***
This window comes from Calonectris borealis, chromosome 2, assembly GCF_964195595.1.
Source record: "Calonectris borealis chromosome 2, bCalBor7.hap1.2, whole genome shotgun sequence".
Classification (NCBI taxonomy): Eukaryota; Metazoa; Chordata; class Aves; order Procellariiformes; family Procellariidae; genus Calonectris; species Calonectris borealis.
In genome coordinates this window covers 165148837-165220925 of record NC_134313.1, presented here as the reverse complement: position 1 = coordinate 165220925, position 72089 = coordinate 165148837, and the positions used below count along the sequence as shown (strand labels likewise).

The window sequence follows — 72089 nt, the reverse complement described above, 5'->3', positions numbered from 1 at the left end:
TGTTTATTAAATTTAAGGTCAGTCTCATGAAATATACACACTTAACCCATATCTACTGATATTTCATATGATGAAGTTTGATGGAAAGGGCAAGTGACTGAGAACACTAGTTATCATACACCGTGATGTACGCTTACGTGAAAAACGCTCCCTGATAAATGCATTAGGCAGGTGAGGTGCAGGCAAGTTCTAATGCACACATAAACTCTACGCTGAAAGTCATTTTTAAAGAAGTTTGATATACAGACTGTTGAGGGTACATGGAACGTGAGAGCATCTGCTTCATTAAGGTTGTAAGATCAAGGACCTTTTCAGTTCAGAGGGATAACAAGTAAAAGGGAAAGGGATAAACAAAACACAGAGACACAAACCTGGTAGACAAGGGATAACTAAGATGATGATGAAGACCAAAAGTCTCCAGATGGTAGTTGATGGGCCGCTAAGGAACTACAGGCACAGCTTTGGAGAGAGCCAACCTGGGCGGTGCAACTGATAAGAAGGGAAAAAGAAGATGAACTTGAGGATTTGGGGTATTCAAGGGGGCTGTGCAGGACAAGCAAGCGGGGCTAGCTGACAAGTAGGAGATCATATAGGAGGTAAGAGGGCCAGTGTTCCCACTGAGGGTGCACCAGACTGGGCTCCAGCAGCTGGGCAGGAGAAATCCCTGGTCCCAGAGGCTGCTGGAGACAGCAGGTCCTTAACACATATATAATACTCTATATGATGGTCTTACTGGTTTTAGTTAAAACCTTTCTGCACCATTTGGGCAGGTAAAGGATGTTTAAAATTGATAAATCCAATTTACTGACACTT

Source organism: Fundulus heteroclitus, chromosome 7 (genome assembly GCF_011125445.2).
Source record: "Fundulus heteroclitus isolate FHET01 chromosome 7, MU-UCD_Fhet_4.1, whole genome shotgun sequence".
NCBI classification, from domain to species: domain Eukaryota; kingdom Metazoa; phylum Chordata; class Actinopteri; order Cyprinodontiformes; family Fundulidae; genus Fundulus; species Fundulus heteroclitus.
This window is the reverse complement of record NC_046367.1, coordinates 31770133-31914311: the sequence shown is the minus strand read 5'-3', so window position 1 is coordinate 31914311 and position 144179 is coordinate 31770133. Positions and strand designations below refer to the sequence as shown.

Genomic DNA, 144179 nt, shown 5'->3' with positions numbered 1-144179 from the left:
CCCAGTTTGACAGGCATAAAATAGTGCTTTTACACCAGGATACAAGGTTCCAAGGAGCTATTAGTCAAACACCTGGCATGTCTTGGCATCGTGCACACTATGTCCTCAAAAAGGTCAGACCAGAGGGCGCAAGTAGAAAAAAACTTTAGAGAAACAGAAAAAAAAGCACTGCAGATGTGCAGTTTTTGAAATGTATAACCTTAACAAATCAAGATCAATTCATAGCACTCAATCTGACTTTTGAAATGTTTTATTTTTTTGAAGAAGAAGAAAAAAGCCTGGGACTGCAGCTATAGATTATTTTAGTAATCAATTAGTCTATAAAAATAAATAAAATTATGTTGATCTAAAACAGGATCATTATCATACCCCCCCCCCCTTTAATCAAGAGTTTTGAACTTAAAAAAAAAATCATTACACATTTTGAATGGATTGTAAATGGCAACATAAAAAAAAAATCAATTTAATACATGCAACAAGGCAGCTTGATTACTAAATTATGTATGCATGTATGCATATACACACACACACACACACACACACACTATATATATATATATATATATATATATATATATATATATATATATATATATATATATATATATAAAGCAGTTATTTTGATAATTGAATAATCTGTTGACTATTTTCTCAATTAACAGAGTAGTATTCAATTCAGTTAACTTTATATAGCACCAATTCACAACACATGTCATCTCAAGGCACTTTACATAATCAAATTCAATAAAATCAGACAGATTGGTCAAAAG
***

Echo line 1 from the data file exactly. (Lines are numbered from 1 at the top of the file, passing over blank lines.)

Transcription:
This window comes from Calonectris borealis, chromosome 2, assembly GCF_964195595.1.